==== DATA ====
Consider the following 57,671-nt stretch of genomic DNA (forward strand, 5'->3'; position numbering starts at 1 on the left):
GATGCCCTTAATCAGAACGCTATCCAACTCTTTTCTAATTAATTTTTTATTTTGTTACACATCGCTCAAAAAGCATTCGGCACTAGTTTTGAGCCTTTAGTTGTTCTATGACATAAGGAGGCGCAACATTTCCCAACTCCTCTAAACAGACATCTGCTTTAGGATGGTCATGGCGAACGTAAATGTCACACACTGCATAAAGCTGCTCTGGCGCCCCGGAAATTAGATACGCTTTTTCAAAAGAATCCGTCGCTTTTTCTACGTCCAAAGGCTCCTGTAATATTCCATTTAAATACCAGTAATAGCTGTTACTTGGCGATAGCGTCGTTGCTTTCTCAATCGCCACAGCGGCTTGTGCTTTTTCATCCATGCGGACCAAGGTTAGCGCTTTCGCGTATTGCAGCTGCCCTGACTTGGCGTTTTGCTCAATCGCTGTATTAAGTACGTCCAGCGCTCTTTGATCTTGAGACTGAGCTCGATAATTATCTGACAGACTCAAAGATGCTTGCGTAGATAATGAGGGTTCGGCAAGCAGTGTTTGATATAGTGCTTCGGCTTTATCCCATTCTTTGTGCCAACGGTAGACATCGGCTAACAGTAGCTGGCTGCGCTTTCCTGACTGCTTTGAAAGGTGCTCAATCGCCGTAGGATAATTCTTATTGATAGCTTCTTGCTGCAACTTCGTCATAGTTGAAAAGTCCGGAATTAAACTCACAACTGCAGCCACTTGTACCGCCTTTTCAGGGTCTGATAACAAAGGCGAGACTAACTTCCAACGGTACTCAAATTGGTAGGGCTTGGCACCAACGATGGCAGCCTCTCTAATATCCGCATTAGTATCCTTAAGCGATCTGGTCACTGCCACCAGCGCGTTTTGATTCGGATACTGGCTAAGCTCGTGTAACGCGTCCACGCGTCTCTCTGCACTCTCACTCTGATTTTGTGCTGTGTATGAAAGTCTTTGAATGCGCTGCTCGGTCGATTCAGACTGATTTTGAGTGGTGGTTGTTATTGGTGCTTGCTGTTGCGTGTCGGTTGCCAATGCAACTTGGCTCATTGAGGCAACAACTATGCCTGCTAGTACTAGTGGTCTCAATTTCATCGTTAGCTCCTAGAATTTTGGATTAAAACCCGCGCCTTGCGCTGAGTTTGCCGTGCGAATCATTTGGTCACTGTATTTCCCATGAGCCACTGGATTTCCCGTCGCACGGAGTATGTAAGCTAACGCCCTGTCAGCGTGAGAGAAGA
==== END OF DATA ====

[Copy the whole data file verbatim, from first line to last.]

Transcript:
Consider the following 57,671-nt stretch of genomic DNA (forward strand, 5'->3'; position numbering starts at 1 on the left):
GATGCCCTTAATCAGAACGCTATCCAACTCTTTTCTAATTAATTTTTTATTTTGTTACACATCGCTCAAAAAGCATTCGGCACTAGTTTTGAGCCTTTAGTTGTTCTATGACATAAGGAGGCGCAACATTTCCCAACTCCTCTAAACAGACATCTGCTTTAGGATGGTCATGGCGAACGTAAATGTCACACACTGCATAAAGCTGCTCTGGCGCCCCGGAAATTAGATACGCTTTTTCAAAAGAATCCGTCGCTTTTTCTACGTCCAAAGGCTCCTGTAATATTCCATTTAAATACCAGTAATAGCTGTTACTTGGCGATAGCGTCGTTGCTTTCTCAATCGCCACAGCGGCTTGTGCTTTTTCATCCATGCGGACCAAGGTTAGCGCTTTCGCGTATTGCAGCTGCCCTGACTTGGCGTTTTGCTCAATCGCTGTATTAAGTACGTCCAGCGCTCTTTGATCTTGAGACTGAGCTCGATAATTATCTGACAGACTCAAAGATGCTTGCGTAGATAATGAGGGTTCGGCAAGCAGTGTTTGATATAGTGCTTCGGCTTTATCCCATTCTTTGTGCCAACGGTAGACATCGGCTAACAGTAGCTGGCTGCGCTTTCCTGACTGCTTTGAAAGGTGCTCAATCGCCGTAGGATAATTCTTATTGATAGCTTCTTGCTGCAACTTCGTCATAGTTGAAAAGTCCGGAATTAAACTCACAACTGCAGCCACTTGTACCGCCTTTTCAGGGTCTGATAACAAAGGCGAGACTAACTTCCAACGGTACTCAAATTGGTAGGGCTTGGCACCAACGATGGCAGCCTCTCTAATATCCGCATTAGTATCCTTAAGCGATCTGGTCACTGCCACCAGCGCGTTTTGATTCGGATACTGGCTAAGCTCGTGTAACGCGTCCACGCGTCTCTCTGCACTCTCACTCTGATTTTGTGCTGTGTATGAAAGTCTTTGAATGCGCTGCTCGGTCGATTCAGACTGATTTTGAGTGGTGGTTGTTATTGGTGCTTGCTGTTGCGTGTCGGTTGCCAATGCAACTTGGCTCATTGAGGCAACAACTATGCCTGCTAGTACTAGTGGTCTCAATTTCATCGTTAGCTCCTAGAATTTTGGATTAAAACCCGCGCCTTGCGCTGAGTTTGCCGTGCGAATCATTTGGTCACTGTATTTCCCATGAGCCACTGGATTTCCCGTCGCACGGAGTATGTAAGCTAACGCCCTGTCAGCGTGAGAGAAGA